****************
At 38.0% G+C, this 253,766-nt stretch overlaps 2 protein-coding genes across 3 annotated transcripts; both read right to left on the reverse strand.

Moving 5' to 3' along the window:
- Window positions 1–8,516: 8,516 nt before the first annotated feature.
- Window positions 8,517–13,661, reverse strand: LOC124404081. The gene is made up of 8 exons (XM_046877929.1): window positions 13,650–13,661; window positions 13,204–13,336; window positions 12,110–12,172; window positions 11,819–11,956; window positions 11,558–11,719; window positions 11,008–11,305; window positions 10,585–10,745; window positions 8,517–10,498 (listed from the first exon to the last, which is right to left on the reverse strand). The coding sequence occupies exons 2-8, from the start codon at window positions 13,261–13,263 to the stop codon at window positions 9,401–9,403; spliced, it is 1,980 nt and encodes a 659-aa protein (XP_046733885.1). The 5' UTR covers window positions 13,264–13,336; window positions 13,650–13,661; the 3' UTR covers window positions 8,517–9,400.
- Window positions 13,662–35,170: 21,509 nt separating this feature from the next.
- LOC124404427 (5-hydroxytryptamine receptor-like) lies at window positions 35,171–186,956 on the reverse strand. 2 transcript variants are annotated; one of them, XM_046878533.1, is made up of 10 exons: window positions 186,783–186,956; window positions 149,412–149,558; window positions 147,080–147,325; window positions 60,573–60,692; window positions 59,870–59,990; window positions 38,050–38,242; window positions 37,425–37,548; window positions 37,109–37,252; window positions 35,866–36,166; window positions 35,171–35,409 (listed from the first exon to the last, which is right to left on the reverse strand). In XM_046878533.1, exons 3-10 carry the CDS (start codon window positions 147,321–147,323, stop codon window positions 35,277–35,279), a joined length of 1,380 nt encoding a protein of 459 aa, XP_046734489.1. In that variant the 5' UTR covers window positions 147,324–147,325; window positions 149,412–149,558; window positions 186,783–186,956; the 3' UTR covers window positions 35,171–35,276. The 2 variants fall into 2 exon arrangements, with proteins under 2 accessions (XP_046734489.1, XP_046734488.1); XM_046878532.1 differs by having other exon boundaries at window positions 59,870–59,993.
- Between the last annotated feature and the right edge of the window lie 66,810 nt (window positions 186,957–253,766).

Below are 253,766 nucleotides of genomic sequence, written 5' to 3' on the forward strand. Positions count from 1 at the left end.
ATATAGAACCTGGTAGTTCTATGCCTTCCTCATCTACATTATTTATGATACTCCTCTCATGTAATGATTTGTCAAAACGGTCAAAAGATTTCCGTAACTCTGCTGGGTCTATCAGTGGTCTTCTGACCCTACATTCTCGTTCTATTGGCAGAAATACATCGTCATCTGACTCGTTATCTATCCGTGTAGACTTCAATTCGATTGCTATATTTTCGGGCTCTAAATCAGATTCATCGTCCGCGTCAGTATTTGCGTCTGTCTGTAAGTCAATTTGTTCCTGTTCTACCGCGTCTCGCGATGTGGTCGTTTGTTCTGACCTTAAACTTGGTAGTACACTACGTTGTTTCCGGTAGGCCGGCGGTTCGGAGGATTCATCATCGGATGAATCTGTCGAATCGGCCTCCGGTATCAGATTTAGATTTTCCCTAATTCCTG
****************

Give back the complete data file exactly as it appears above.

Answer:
At 38.0% G+C, this 253,766-nt stretch overlaps 2 protein-coding genes across 3 annotated transcripts; both read right to left on the reverse strand.

Moving 5' to 3' along the window:
- Window positions 1–8,516: 8,516 nt before the first annotated feature.
- Window positions 8,517–13,661, reverse strand: LOC124404081. The gene is made up of 8 exons (XM_046877929.1): window positions 13,650–13,661; window positions 13,204–13,336; window positions 12,110–12,172; window positions 11,819–11,956; window positions 11,558–11,719; window positions 11,008–11,305; window positions 10,585–10,745; window positions 8,517–10,498 (listed from the first exon to the last, which is right to left on the reverse strand). The coding sequence occupies exons 2-8, from the start codon at window positions 13,261–13,263 to the stop codon at window positions 9,401–9,403; spliced, it is 1,980 nt and encodes a 659-aa protein (XP_046733885.1). The 5' UTR covers window positions 13,264–13,336; window positions 13,650–13,661; the 3' UTR covers window positions 8,517–9,400.
- Window positions 13,662–35,170: 21,509 nt separating this feature from the next.
- LOC124404427 (5-hydroxytryptamine receptor-like) lies at window positions 35,171–186,956 on the reverse strand. 2 transcript variants are annotated; one of them, XM_046878533.1, is made up of 10 exons: window positions 186,783–186,956; window positions 149,412–149,558; window positions 147,080–147,325; window positions 60,573–60,692; window positions 59,870–59,990; window positions 38,050–38,242; window positions 37,425–37,548; window positions 37,109–37,252; window positions 35,866–36,166; window positions 35,171–35,409 (listed from the first exon to the last, which is right to left on the reverse strand). In XM_046878533.1, exons 3-10 carry the CDS (start codon window positions 147,321–147,323, stop codon window positions 35,277–35,279), a joined length of 1,380 nt encoding a protein of 459 aa, XP_046734489.1. In that variant the 5' UTR covers window positions 147,324–147,325; window positions 149,412–149,558; window positions 186,783–186,956; the 3' UTR covers window positions 35,171–35,276. The 2 variants fall into 2 exon arrangements, with proteins under 2 accessions (XP_046734489.1, XP_046734488.1); XM_046878532.1 differs by having other exon boundaries at window positions 59,870–59,993.
- Between the last annotated feature and the right edge of the window lie 66,810 nt (window positions 186,957–253,766).

Below are 253,766 nucleotides of genomic sequence, written 5' to 3' on the forward strand. Positions count from 1 at the left end.
ATATAGAACCTGGTAGTTCTATGCCTTCCTCATCTACATTATTTATGATACTCCTCTCATGTAATGATTTGTCAAAACGGTCAAAAGATTTCCGTAACTCTGCTGGGTCTATCAGTGGTCTTCTGACCCTACATTCTCGTTCTATTGGCAGAAATACATCGTCATCTGACTCGTTATCTATCCGTGTAGACTTCAATTCGATTGCTATATTTTCGGGCTCTAAATCAGATTCATCGTCCGCGTCAGTATTTGCGTCTGTCTGTAAGTCAATTTGTTCCTGTTCTACCGCGTCTCGCGATGTGGTCGTTTGTTCTGACCTTAAACTTGGTAGTACACTACGTTGTTTCCGGTAGGCCGGCGGTTCGGAGGATTCATCATCGGATGAATCTGTCGAATCGGCCTCCGGTATCAGATTTAGATTTTCCCTAATTCCTG